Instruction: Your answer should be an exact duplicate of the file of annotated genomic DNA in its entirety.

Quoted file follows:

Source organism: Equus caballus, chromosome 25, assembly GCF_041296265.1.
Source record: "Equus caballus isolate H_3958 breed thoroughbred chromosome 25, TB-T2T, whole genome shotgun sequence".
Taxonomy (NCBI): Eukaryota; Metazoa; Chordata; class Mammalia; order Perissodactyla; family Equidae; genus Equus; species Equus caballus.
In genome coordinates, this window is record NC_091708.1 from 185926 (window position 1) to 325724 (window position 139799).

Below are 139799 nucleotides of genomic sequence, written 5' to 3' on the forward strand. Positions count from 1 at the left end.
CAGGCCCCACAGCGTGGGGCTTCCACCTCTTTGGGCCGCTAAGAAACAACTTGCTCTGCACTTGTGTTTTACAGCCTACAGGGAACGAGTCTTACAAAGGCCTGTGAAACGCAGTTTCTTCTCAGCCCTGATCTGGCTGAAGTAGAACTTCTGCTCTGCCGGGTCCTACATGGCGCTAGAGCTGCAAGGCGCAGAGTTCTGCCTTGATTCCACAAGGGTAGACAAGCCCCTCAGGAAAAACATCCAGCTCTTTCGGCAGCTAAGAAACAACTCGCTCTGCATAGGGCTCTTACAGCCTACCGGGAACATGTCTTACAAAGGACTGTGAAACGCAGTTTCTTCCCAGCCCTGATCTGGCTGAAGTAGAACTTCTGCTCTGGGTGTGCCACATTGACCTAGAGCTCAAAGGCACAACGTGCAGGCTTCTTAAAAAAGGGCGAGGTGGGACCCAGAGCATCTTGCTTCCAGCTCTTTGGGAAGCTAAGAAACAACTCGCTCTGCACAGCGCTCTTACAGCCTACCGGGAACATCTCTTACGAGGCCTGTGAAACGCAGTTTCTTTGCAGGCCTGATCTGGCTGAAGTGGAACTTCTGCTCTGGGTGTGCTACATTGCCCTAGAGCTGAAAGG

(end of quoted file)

Source organism: Equus caballus, chromosome 25, assembly GCF_041296265.1.
Source record: "Equus caballus isolate H_3958 breed thoroughbred chromosome 25, TB-T2T, whole genome shotgun sequence".
Taxonomy (NCBI): Eukaryota; Metazoa; Chordata; class Mammalia; order Perissodactyla; family Equidae; genus Equus; species Equus caballus.
In genome coordinates, this window is record NC_091708.1 from 185926 (window position 1) to 325724 (window position 139799).

Below are 139799 nucleotides of genomic sequence, written 5' to 3' on the forward strand. Positions count from 1 at the left end.
CAGGCCCCACAGCGTGGGGCTTCCACCTCTTTGGGCCGCTAAGAAACAACTTGCTCTGCACTTGTGTTTTACAGCCTACAGGGAACGAGTCTTACAAAGGCCTGTGAAACGCAGTTTCTTCTCAGCCCTGATCTGGCTGAAGTAGAACTTCTGCTCTGCCGGGTCCTACATGGCGCTAGAGCTGCAAGGCGCAGAGTTCTGCCTTGATTCCACAAGGGTAGACAAGCCCCTCAGGAAAAACATCCAGCTCTTTCGGCAGCTAAGAAACAACTCGCTCTGCATAGGGCTCTTACAGCCTACCGGGAACATGTCTTACAAAGGACTGTGAAACGCAGTTTCTTCCCAGCCCTGATCTGGCTGAAGTAGAACTTCTGCTCTGGGTGTGCCACATTGACCTAGAGCTCAAAGGCACAACGTGCAGGCTTCTTAAAAAAGGGCGAGGTGGGACCCAGAGCATCTTGCTTCCAGCTCTTTGGGAAGCTAAGAAACAACTCGCTCTGCACAGCGCTCTTACAGCCTACCGGGAACATCTCTTACGAGGCCTGTGAAACGCAGTTTCTTTGCAGGCCTGATCTGGCTGAAGTGGAACTTCTGCTCTGGGTGTGCTACATTGCCCTAGAGCTGAAAGG